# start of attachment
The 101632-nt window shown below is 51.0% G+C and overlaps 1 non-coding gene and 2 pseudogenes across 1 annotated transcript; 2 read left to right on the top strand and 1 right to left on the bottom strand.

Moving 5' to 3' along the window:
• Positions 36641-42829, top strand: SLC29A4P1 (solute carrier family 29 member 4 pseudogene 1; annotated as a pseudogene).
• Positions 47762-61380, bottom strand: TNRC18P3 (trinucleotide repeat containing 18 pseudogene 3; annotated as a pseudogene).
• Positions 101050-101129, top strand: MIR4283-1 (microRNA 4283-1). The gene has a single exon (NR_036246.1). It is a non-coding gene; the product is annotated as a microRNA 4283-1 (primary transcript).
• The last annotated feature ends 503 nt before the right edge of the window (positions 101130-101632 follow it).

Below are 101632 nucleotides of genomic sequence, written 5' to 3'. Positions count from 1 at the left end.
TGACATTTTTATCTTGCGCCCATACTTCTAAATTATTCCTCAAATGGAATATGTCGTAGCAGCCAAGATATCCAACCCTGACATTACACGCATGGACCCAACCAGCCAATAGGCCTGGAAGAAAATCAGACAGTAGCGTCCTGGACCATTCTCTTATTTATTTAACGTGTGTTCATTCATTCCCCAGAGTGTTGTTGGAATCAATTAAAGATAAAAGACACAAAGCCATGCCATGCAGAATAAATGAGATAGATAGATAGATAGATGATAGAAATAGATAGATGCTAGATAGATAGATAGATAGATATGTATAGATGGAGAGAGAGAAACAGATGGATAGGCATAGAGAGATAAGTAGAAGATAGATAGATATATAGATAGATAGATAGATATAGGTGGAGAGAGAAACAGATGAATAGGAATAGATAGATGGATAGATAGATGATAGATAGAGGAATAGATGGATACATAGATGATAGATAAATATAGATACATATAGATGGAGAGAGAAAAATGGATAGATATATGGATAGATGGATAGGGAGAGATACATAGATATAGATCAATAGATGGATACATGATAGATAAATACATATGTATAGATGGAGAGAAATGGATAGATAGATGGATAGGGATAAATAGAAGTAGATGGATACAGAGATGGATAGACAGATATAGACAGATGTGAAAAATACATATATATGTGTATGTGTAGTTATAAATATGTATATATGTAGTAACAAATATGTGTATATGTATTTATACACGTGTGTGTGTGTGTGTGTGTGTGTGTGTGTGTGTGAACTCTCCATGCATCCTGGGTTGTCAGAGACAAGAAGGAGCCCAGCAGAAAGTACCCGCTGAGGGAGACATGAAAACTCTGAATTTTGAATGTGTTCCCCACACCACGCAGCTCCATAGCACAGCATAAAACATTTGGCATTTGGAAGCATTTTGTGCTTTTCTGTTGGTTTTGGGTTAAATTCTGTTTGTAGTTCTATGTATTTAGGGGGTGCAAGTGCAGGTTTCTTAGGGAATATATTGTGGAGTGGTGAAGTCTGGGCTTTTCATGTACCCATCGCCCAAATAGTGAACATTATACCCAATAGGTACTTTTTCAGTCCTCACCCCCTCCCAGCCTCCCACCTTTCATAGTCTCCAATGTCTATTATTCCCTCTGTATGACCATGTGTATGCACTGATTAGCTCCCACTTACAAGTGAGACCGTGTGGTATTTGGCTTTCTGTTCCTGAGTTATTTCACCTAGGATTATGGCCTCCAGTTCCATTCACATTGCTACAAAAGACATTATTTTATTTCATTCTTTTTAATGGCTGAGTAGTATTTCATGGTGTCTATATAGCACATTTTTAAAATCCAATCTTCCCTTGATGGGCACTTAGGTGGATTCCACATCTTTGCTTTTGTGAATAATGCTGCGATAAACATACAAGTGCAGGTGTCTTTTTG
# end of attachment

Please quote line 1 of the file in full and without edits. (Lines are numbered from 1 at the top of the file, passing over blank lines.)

The 101632-nt window shown below is 51.0% G+C and overlaps 1 non-coding gene and 2 pseudogenes across 1 annotated transcript; 2 read left to right on the top strand and 1 right to left on the bottom strand.